Country of Origin: France
People: Jean-Philippe Fichet, Owner & Winemaker
The Magic Within: More than any of his peers, Fichet is testing the limits of transparency, to find the very soul of Meursault's terroirs. It was Meursault's destiny to have its soils revealed in this way: their intense stoniness is magnified by an exceptionally low water table, forcing the vines' roots deep underground.
Fichet's work is a direct outgrowth of a breakthrough that happened three decades ago: René Lafon's decision to bottle his Meursault "Clos de la Barre" on its own. For a century before, such a thing had been unheard of, as only the most famous vineyards—the premier crus—were ever bottled individually; everything else was blended into Meursault villages. Lafon's innovation not only proved that a lieu-dit (a non-classified vineyard) could say something profound, it drew attention to Meursault's incredible soils—paving the way for the later accomplishments of Jean-Françoise Coche, Jean-Marc Roulot and, of course, René Lafon's son Dominique. But Fichet has carried Lafon's revolution to another level— studying every square inch of earth and stone in his domaine, to make Meursault's purest set of single-climate wines.
Purity & Passion: Even if uneconomical, Fichet would rather produce a very small amount of wine from his best sites than to lose their unique character in a blend. In 1998, his Meursault-Tesson vines yielded little more than four barrels; anyone else would have blended so little wine into their village cuvée. But the Tesson was so magical that Fichet bottled it separately, exclusively in magnum.
Just as Jean-Marc Roulot did until recently, Fichet has flown largely under the world's radar. He began as a grower in 1981 but was forced to rebuild his domaine from scratch in the 1990s, having lost all his best fruit sources—including a piece of Meursault- Perrières—for lack of long-term contracts. But he learned from this experience. By 2000, he had used carefully negotiated long-term fermage and mètayage agreements to create an extraordinary new domaine, brimming with exceptional sites.
No Short Cuts: Fichet's methods reflect his philosophy: he is famously meticulous and abhors taking short cuts. His low yields, the foremost key to quality, are achieved through severe winter pruning rather than by green harvesting. And he believes his wines' expressiveness is enhanced through a patient eighteen-month élevage, with little new oak and by avoiding aggressive lees stirring.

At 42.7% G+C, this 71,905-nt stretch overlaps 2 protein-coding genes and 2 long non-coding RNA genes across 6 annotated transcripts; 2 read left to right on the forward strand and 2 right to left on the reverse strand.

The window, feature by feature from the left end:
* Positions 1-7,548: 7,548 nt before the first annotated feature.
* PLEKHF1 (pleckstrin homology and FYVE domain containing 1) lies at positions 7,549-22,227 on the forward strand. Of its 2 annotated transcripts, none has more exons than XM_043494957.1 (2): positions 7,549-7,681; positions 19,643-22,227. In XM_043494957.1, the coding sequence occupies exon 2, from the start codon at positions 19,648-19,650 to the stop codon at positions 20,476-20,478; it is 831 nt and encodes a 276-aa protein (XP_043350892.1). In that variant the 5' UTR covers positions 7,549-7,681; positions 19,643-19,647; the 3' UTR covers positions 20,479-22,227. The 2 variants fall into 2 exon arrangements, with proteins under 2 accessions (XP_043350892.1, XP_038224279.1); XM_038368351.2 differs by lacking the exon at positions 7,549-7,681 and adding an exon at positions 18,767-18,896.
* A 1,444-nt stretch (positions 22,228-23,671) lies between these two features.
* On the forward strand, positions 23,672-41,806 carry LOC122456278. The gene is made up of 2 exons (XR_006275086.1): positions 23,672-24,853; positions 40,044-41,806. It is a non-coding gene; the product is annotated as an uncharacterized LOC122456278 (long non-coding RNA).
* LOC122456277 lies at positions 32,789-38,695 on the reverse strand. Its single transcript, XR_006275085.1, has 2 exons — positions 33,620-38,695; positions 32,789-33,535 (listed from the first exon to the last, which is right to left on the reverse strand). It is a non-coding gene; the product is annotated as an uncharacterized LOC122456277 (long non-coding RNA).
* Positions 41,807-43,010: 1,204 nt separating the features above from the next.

The wines that Jean-Philippe Fichet is making today have few rivals for their class in Burgundy, and they could be unmatched in their transparency and expressiveness. The Best is Yet to Come. As good as Fichet's wines have been up to now, the best lies ahead. His winemaking gets better each year, and so do his holdings, with a coveted piece of the iconic Meursault-Genevrières premier cru acquired in time for the 2006 vintage.
Jean-Philippe Fichet is one of Burgundy's greatest talents— and his wines are every bit as extraordinary as he is. It is an honor to represent this brilliant winemaker for the United States.
"Fichet is a genius, but is probably less well known than
he deserves to be because he has no premier cru or grand cru
vineyards in Meursault (although he used to have a bit of Perrières,
which he lost in 1996 when the owner died). Instead, Fichet is the
expert of bringing out the very best from village level ‘Lieux
Dits’: name-designated vineyards that aren’t considered to be of
premier cru status. With his meticulous viticulture and mastery of
long élévage, he is able to fashion complex, ageworthy wines from
these sites that put most peoples’ premier cru wines to shame." - Jamie Goode, Wineanorak.com
"This is a gorgeous set of wines from Jean-Philippe Fichet. The 2010s
have great energy and freshness. Much of that is, of course, the
personality of the vintage, but Fichet is also among the growers who use
a fair bit of larger 600-liter barrels, which helps maintain a fair
amount of cut and sheer energy." - Wine Advocate 2012